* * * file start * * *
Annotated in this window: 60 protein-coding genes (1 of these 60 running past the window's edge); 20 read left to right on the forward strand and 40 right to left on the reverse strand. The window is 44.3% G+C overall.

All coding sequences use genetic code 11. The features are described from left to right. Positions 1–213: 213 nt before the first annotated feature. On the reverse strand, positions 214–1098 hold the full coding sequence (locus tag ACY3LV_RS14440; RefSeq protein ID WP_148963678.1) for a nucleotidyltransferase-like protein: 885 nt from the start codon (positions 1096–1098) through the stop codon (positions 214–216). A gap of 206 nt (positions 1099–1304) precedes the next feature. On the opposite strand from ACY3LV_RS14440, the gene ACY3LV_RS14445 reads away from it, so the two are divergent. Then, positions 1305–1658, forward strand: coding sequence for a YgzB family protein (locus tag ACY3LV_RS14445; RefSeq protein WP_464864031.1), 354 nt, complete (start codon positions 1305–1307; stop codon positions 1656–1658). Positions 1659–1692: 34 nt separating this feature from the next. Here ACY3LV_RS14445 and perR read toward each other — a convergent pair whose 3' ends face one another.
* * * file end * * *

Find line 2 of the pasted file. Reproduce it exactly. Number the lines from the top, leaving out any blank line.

All coding sequences use genetic code 11. The features are described from left to right. Positions 1–213: 213 nt before the first annotated feature. On the reverse strand, positions 214–1098 hold the full coding sequence (locus tag ACY3LV_RS14440; RefSeq protein ID WP_148963678.1) for a nucleotidyltransferase-like protein: 885 nt from the start codon (positions 1096–1098) through the stop codon (positions 214–216). A gap of 206 nt (positions 1099–1304) precedes the next feature. On the opposite strand from ACY3LV_RS14440, the gene ACY3LV_RS14445 reads away from it, so the two are divergent. Then, positions 1305–1658, forward strand: coding sequence for a YgzB family protein (locus tag ACY3LV_RS14445; RefSeq protein WP_464864031.1), 354 nt, complete (start codon positions 1305–1307; stop codon positions 1656–1658). Positions 1659–1692: 34 nt separating this feature from the next. Here ACY3LV_RS14445 and perR read toward each other — a convergent pair whose 3' ends face one another.